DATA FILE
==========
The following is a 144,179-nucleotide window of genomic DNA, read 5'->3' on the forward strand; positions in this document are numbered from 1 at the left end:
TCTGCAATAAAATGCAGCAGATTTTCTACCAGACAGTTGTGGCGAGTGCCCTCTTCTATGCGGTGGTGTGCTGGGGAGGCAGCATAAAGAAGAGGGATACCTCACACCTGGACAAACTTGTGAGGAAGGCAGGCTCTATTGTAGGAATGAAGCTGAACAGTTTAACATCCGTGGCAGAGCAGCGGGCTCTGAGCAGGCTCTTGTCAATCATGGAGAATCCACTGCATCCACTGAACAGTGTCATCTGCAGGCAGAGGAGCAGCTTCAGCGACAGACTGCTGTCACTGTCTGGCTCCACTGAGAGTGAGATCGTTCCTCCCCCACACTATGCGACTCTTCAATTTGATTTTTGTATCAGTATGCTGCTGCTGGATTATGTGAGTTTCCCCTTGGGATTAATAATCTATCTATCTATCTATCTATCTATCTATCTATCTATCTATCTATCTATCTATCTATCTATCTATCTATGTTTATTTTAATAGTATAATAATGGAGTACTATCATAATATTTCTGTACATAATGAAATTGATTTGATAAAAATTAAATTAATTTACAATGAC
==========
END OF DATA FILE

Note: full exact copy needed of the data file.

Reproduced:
The following is a 144,179-nucleotide window of genomic DNA, read 5'->3' on the forward strand; positions in this document are numbered from 1 at the left end:
TCTGCAATAAAATGCAGCAGATTTTCTACCAGACAGTTGTGGCGAGTGCCCTCTTCTATGCGGTGGTGTGCTGGGGAGGCAGCATAAAGAAGAGGGATACCTCACACCTGGACAAACTTGTGAGGAAGGCAGGCTCTATTGTAGGAATGAAGCTGAACAGTTTAACATCCGTGGCAGAGCAGCGGGCTCTGAGCAGGCTCTTGTCAATCATGGAGAATCCACTGCATCCACTGAACAGTGTCATCTGCAGGCAGAGGAGCAGCTTCAGCGACAGACTGCTGTCACTGTCTGGCTCCACTGAGAGTGAGATCGTTCCTCCCCCACACTATGCGACTCTTCAATTTGATTTTTGTATCAGTATGCTGCTGCTGGATTATGTGAGTTTCCCCTTGGGATTAATAATCTATCTATCTATCTATCTATCTATCTATCTATCTATCTATCTATCTATCTATCTATCTATCTATCTATGTTTATTTTAATAGTATAATAATGGAGTACTATCATAATATTTCTGTACATAATGAAATTGATTTGATAAAAATTAAATTAATTTACAATGAC